November 24, 2007

The Bananananananana Principle

Posted by Ben Simo


... as the little boy said, "Today we learned how to spell 'banana', but we didn't learn when to stop." ... In honor of that little boy, we can elevate his idea to a principle, The Banana Principle:


Heuristic devices don't tell you when to stop.

- Gerald M. Weinberg,
An Introduction to General Systems Thinking

I just had the following exchange with my 12 year old daughter Jessica.

Me:
How do software testers know when to stop testing something?

Jessica: When you die! . . . Or when you get really tired of it.





The Banana Principle does not mean that heuristics cannot be useful in determining when to stop. It means that heuristics do not tell us when to stop using the heuristic. There is a tendency to start transforming the most useful heuristics into laws -- in our minds. Heuristics should help us think and not replace thinking. This includes continual questioning of even the most useful heuristics.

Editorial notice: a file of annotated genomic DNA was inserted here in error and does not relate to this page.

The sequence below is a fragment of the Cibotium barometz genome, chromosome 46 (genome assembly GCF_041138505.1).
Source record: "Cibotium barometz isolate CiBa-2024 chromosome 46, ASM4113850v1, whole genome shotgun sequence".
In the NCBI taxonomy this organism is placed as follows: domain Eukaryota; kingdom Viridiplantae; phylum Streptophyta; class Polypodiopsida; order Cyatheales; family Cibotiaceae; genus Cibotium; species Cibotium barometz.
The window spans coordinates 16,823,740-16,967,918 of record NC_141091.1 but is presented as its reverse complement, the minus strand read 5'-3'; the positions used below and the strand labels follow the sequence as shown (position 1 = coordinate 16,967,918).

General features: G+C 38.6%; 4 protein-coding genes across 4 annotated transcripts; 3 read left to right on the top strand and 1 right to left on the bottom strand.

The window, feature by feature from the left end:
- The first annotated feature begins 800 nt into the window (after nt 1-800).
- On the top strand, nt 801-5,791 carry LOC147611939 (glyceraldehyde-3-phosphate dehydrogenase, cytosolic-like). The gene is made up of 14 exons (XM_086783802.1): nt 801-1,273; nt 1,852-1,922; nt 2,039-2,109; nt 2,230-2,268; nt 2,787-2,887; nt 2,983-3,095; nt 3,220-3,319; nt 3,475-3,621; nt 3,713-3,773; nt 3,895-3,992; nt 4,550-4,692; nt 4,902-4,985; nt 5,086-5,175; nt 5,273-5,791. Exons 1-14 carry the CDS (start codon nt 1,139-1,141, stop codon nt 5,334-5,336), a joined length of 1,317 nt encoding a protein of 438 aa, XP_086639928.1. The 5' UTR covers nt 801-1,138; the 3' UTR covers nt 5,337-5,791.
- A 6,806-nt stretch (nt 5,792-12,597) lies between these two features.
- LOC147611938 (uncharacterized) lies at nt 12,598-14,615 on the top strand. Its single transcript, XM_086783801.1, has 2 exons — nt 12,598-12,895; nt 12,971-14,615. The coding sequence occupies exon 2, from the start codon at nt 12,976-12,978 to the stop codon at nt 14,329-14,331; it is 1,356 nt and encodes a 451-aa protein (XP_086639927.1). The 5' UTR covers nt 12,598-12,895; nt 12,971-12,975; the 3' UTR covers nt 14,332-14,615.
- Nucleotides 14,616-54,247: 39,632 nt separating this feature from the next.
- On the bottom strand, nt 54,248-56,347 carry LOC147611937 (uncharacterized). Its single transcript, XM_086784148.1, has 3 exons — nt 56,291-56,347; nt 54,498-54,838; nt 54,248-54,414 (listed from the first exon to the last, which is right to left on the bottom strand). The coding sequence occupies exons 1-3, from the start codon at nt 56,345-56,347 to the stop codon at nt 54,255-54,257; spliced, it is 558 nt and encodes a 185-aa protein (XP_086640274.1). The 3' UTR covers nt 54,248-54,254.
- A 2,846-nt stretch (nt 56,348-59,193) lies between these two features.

Edit

3 Comments:

November 25, 2007  
Stein Kåre Skytteren wrote:

Awesome!

I guess the best responses you get are the ones you get form kids.

November 26, 2007  
Gerald M. Weinberg wrote:

Nice blog, Ben. And fun.

Just wanted to thank you for quoting me. The Banana Principle is one of my favorite laws. (So, I think I'll stop now.)

December 04, 2007  
Ben Simo wrote:

Jerry, Thank you for writing so much worth quoting. And thank you for reading.

Ben